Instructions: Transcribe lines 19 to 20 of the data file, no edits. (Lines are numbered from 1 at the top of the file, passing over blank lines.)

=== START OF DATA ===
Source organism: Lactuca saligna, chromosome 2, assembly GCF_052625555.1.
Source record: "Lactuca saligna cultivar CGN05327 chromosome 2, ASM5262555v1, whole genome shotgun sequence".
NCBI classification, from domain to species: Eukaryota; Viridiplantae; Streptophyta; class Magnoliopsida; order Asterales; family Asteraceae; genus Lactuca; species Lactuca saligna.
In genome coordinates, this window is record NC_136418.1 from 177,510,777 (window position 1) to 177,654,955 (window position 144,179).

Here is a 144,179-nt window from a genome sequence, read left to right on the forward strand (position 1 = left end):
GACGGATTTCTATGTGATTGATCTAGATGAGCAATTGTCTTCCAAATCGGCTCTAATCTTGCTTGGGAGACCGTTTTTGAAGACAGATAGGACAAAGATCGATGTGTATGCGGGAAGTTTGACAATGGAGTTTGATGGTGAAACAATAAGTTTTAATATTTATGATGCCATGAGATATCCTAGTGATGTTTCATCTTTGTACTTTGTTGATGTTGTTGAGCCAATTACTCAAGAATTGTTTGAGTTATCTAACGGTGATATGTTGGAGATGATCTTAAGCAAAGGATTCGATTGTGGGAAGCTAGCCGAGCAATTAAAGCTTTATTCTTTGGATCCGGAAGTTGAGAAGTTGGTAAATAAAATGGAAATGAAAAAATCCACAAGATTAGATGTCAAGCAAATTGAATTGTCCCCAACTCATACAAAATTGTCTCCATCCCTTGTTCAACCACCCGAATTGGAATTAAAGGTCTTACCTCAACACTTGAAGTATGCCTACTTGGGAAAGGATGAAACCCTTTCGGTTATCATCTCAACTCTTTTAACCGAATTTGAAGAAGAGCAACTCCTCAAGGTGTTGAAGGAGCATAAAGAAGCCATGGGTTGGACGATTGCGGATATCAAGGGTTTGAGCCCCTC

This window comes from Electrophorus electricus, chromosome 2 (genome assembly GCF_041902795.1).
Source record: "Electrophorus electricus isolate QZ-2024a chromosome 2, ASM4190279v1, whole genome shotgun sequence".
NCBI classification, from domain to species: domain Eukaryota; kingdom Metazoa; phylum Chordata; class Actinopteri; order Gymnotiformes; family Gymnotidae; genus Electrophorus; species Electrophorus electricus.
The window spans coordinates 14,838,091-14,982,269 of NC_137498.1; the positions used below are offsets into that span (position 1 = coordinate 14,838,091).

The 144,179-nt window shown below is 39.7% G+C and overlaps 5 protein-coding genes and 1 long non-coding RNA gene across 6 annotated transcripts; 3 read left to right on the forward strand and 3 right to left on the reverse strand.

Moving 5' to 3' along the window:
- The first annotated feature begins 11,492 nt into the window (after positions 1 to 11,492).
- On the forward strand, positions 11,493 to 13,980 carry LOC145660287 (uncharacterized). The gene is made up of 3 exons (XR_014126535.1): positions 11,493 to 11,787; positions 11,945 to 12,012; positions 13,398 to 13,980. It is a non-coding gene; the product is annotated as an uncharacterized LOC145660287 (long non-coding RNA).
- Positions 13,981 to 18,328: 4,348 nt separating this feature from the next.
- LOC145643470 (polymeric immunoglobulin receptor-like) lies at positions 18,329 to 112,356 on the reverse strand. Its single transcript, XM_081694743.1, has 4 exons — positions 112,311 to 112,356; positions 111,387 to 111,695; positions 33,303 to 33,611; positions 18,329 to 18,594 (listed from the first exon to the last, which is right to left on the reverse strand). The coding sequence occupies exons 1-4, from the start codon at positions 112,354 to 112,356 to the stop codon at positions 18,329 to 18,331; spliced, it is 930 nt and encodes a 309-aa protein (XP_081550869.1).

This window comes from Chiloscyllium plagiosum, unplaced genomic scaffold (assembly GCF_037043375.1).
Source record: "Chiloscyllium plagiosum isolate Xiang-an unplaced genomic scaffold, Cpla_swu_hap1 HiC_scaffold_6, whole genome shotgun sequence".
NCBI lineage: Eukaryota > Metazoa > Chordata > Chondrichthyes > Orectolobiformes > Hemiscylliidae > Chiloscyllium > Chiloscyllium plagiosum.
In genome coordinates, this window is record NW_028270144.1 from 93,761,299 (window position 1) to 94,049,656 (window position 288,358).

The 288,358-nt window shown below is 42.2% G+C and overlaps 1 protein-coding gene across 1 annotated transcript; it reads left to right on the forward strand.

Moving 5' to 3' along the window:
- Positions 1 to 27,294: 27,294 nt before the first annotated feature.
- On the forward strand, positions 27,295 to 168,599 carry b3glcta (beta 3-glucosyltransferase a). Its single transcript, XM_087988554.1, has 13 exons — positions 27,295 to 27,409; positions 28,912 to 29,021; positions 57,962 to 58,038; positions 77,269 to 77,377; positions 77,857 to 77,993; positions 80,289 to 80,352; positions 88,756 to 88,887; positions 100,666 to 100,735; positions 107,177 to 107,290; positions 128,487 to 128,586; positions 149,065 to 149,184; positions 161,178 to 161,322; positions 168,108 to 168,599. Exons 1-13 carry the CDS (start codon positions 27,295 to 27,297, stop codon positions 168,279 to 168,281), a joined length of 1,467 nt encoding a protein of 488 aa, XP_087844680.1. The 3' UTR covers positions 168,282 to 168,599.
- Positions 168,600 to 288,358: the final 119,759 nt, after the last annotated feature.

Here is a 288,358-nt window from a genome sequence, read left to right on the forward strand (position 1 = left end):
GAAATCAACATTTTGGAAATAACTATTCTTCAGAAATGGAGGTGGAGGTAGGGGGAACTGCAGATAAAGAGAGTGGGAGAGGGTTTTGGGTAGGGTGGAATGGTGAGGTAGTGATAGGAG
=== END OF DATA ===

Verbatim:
NCBI lineage: Eukaryota > Metazoa > Chordata > Chondrichthyes > Orectolobiformes > Hemiscylliidae > Chiloscyllium > Chiloscyllium plagiosum.
In genome coordinates, this window is record NW_028270144.1 from 93,761,299 (window position 1) to 94,049,656 (window position 288,358).